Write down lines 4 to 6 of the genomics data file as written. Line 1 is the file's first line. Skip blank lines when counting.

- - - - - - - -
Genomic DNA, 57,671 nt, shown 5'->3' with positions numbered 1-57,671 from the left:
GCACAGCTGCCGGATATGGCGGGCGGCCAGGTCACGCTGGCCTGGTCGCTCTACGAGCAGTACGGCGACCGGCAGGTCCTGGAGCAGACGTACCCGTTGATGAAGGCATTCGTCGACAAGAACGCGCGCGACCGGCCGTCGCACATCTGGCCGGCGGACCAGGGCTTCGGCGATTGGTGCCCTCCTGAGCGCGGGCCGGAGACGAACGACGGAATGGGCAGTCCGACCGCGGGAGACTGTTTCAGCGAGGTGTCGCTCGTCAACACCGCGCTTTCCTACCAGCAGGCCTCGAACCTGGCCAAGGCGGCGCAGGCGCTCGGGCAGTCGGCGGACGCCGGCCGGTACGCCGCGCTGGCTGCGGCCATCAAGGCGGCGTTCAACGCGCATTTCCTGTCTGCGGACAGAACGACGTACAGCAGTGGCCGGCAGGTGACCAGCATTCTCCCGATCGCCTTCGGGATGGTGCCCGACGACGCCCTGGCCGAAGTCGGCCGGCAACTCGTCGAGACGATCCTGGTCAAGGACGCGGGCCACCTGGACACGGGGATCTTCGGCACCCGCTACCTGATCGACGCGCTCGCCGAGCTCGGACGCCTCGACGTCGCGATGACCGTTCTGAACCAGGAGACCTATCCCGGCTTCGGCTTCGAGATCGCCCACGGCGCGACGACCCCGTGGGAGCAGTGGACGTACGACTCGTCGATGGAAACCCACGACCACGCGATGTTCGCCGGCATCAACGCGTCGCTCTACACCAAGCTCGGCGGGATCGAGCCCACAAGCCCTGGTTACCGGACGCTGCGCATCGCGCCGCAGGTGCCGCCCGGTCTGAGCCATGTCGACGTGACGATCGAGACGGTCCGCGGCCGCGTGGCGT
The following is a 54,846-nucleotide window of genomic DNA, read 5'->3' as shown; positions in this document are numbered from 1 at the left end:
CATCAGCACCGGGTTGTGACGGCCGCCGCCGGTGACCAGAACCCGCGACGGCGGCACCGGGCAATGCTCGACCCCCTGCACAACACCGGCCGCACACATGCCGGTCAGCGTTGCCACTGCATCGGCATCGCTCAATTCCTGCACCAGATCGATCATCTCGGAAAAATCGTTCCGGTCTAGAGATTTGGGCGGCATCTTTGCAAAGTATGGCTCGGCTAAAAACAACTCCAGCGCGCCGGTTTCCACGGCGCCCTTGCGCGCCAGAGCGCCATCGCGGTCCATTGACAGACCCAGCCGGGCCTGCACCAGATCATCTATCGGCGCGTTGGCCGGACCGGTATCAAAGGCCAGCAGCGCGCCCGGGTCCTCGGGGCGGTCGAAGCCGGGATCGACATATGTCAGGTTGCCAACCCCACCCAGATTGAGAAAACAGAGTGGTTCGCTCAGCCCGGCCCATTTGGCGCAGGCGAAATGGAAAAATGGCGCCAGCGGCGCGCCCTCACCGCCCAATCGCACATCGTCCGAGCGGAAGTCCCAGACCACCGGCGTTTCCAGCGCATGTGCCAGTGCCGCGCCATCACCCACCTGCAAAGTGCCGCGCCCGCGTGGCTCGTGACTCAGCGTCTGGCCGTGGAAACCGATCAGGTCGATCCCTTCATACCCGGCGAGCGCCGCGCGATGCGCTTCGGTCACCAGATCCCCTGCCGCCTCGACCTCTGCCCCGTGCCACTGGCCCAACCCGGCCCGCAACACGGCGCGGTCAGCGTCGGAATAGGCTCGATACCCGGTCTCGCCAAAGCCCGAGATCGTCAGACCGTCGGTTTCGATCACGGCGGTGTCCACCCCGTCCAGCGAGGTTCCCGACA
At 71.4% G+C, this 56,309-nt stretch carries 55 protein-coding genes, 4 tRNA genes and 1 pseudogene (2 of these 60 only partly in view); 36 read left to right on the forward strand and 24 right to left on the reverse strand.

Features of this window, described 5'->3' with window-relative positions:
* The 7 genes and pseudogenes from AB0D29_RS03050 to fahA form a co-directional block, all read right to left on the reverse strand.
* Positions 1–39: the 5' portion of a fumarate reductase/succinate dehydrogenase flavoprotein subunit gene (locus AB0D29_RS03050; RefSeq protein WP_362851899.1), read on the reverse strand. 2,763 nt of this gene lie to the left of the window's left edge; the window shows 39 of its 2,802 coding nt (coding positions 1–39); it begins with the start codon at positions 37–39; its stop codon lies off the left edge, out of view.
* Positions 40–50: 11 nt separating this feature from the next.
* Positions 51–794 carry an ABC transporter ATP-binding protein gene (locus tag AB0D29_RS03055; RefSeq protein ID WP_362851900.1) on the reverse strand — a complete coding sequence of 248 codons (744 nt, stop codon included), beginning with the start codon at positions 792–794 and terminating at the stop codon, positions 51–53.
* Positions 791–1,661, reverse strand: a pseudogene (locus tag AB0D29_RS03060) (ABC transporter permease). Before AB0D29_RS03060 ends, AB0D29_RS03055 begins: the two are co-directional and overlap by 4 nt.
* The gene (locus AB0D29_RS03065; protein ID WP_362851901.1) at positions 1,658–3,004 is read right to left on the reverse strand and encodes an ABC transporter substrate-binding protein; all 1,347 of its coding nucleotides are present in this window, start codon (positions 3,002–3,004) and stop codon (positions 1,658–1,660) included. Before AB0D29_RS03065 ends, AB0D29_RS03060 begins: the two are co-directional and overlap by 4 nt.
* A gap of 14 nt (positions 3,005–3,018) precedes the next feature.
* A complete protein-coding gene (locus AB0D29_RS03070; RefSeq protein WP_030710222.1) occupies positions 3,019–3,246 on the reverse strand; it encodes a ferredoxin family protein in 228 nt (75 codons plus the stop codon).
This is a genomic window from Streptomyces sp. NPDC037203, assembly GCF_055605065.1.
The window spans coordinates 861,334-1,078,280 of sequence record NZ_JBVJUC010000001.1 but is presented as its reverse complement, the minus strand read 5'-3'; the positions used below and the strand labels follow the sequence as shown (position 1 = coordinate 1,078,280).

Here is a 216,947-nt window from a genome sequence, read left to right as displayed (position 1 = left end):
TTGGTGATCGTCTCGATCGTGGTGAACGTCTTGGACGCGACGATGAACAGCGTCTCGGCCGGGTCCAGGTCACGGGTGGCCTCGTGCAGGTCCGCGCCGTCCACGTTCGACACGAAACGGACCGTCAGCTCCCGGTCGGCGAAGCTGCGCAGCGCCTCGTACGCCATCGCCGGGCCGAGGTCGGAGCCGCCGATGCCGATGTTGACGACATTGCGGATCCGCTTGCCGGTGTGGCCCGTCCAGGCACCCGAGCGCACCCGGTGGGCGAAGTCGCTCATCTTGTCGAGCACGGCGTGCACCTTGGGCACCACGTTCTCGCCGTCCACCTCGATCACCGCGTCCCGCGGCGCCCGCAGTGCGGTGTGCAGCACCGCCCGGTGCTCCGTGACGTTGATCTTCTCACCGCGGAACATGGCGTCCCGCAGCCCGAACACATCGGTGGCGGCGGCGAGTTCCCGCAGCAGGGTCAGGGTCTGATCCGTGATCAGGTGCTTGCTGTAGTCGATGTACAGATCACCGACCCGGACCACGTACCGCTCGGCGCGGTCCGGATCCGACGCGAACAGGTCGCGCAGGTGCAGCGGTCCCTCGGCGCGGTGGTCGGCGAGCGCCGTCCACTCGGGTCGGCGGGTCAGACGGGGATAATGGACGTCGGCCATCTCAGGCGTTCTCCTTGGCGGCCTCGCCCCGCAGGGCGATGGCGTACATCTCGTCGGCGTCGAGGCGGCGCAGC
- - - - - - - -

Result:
CATCAGCACCGGGTTGTGACGGCCGCCGCCGGTGACCAGAACCCGCGACGGCGGCACCGGGCAATGCTCGACCCCCTGCACAACACCGGCCGCACACATGCCGGTCAGCGTTGCCACTGCATCGGCATCGCTCAATTCCTGCACCAGATCGATCATCTCGGAAAAATCGTTCCGGTCTAGAGATTTGGGCGGCATCTTTGCAAAGTATGGCTCGGCTAAAAACAACTCCAGCGCGCCGGTTTCCACGGCGCCCTTGCGCGCCAGAGCGCCATCGCGGTCCATTGACAGACCCAGCCGGGCCTGCACCAGATCATCTATCGGCGCGTTGGCCGGACCGGTATCAAAGGCCAGCAGCGCGCCCGGGTCCTCGGGGCGGTCGAAGCCGGGATCGACATATGTCAGGTTGCCAACCCCACCCAGATTGAGAAAACAGAGTGGTTCGCTCAGCCCGGCCCATTTGGCGCAGGCGAAATGGAAAAATGGCGCCAGCGGCGCGCCCTCACCGCCCAATCGCACATCGTCCGAGCGGAAGTCCCAGACCACCGGCGTTTCCAGCGCATGTGCCAGTGCCGCGCCATCACCCACCTGCAAAGTGCCGCGCCCGCGTGGCTCGTGACTCAGCGTCTGGCCGTGGAAACCGATCAGGTCGATCCCTTCATACCCGGCGAGCGCCGCGCGATGCGCTTCGGTCACCAGATCCCCTGCCGCCTCGACCTCTGCCCCGTGCCACTGGCCCAACCCGGCCCGCAACACGGCGCGGTCAGCGTCGGAATAGGCTCGATACCCGGTCTCGCCAAAGCCCGAGATCGTCAGACCGTCGGTTTCGATCACGGCGGTGTCCACCCCGTCCAGCGAGGTTCCCGACA
At 71.4% G+C, this 56,309-nt stretch carries 55 protein-coding genes, 4 tRNA genes and 1 pseudogene (2 of these 60 only partly in view); 36 read left to right on the forward strand and 24 right to left on the reverse strand.

Features of this window, described 5'->3' with window-relative positions: